Winter conditions bring a whole new set of challenges for working outdoors. Whether it’s getting your tractor to start on freezing mornings or navigating difficult terrain covered in snow and ice, making the right adjustments is critical. Here are seven tips to help you work more effectively.
Keep Your Tractor as Warm as Possible
The best way to ensure your tractor starts up on those chilly mornings is to keep it as warm as possible when not in use. If possible, park your tractor indoors in a heated garage or barn. When that’s not an option, remove it from the elements as much as possible, either parking it in a covered area or draping it with a heavy, waterproof tarp.
For those in especially cold climates, an engine block heater might be necessary. These relatively simple devices will work to preheat the engine’s fluids for an easier start. You may also want to consider removing the battery and storing it indoors at night to help preserve its charge.
Winterize Your Fuel
Tractors with diesel fuel require some additional winterization to prevent fuel gelling in cold weather. Fuel gelling occurs when the wax particles in the fuel solidify at low temperatures and prevent it from passing through the lines.
Luckily, this issue is easily avoidable. Simply add an anti-gelling fuel additive to your tank and let the engine run for several minutes so the solution can reach the fuel lines and fuel filter. If gelling has already occurred, this can be remedied by warming the entire tractor.
Check Tire Tread
To run your tractor successfully in winter conditions, the type of tire tread is critical. Turf tread will have a difficult time maintaining traction in snow and ice. Instead, you’ll want to equip your machine with a more aggressive tread such as ag tread or industrial tread.
Both options are available through Team Tractor Ranch. For additional traction, consider adding tire chains as well.
Ballast for Safety
Another essential component of maintaining traction on snow and ice is proper ballasting. This can be achieved by adding a liquid ballast to the tires that can withstand low temperatures, such as windshield washer fluid or antifreeze. However, it’s important to never operate the tractor if the liquid ballast freezes in the wheels.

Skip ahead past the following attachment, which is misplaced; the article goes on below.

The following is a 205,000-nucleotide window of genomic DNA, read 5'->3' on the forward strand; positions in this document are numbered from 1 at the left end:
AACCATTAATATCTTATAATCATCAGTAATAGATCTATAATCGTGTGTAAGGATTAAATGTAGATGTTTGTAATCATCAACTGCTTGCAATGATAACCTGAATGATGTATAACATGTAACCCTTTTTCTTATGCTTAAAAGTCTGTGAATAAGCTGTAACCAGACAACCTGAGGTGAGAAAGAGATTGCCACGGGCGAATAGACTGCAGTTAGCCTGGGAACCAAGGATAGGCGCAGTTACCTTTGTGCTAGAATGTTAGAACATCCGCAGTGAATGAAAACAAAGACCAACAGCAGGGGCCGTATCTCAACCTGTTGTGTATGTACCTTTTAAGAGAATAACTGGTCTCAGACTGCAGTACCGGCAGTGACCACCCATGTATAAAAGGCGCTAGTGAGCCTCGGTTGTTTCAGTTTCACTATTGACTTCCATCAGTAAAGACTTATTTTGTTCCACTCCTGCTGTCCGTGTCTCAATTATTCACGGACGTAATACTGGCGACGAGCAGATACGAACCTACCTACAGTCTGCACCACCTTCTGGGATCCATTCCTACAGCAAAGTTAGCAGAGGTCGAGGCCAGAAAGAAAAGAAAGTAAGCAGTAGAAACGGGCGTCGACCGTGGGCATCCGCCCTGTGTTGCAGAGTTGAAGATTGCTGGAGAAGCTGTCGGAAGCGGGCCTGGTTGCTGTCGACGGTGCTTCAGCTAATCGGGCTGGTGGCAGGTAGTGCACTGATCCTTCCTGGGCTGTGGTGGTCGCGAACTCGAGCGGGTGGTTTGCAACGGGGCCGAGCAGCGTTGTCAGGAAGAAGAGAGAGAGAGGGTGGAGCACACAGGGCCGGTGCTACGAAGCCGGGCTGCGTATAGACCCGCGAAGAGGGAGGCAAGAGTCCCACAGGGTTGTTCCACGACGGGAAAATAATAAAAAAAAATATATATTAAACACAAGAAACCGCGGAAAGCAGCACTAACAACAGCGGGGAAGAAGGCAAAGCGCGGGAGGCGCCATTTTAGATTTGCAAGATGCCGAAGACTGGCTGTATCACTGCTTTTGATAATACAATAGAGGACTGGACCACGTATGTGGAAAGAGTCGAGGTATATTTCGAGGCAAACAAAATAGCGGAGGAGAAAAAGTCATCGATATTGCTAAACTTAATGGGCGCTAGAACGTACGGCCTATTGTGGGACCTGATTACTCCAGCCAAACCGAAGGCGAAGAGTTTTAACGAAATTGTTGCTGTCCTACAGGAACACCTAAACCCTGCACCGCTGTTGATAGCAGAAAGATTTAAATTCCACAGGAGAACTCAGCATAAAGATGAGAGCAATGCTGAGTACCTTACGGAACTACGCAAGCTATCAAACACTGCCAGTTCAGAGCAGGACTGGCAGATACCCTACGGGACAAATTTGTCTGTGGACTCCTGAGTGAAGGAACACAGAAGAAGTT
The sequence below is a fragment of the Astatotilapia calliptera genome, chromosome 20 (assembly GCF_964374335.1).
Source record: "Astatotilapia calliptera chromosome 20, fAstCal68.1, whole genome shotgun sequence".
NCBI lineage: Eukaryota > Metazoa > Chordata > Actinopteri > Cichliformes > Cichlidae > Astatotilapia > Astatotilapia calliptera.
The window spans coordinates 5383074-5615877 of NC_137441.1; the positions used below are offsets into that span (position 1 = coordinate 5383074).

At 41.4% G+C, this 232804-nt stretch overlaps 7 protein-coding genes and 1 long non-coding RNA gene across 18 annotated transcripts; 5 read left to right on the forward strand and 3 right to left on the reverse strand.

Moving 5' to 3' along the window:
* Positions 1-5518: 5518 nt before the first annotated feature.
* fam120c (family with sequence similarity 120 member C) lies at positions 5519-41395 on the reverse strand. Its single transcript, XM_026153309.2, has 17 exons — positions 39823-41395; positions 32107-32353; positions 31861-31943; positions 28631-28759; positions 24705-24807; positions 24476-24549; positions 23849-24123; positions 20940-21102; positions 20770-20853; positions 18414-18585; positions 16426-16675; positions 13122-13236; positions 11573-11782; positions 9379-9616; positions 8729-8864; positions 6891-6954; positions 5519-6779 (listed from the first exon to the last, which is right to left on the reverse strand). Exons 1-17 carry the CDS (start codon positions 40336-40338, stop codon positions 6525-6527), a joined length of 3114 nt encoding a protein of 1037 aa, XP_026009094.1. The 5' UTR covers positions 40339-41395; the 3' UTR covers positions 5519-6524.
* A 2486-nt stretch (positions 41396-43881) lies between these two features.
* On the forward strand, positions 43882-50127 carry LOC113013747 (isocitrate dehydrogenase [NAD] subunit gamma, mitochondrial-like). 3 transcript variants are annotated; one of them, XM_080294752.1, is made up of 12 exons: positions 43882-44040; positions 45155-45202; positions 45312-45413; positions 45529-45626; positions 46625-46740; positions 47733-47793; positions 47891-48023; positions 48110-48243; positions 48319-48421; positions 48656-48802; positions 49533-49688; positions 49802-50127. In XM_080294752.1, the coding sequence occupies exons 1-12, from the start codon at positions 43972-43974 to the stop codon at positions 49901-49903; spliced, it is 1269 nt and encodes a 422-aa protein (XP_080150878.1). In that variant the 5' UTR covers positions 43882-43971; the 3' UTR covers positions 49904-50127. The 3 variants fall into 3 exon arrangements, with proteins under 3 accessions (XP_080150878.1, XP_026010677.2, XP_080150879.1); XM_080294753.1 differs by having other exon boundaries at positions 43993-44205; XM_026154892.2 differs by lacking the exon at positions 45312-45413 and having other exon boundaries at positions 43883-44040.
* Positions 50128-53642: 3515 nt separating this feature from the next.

Further, you can add a weighted ballast box to the rear of the tractor to help stabilize your wheels on slippery terrain. This works just like adding sandbags to the bed of a pickup truck, providing better weight distribution and stability.
Clear Surfaces and Intakes
Just as you would clear dirt and debris from intakes and surfaces in the summer months, the same applies for snow and ice in the winter. Check air intakes and your air filter daily, as well as other components such as fan belts that may be impacted by the cold. For your own safety, regularly clear steps, handles, and other surfaces that could become slippery when coated in ice.
Allow for Additional Time
When there’s a lot of work to be done, it’s tempting to work as fast as you can. Unfortunately, sometimes winter conditions force you to slow down a little. When roads are packed with snow and ice, operate at a lower speed in four-wheel drive. All four wheels operating with the same amount of power will help you overcome slippery terrain and also provide better control braking.
If your work day comes with the risk of getting stuck in the cold far away from home, have a plan for how to stay warm. This could include packing extra layers of clothing, or a Yanmar Maintenance Kit that has the spare parts you need in a pinch.
Know Where You’re Going
A fresh layer of snow hides dangerous obstacles that can damage your tractor or cause injury. Whenever operating in these conditions, know where you’re going and understand the lay of the land. The same goes for operating snow removal attachments. Always have a plan of where you’ll be putting the snow, being careful to avoid the edge of steep slopes or drop offs.
If you need any further help or have any questions about service, tractors, implements, or anything else equipment-related, please contact your dealer, local mechanic, or call us at 602-734-9944. Please ask about our current new and used tractor supply.
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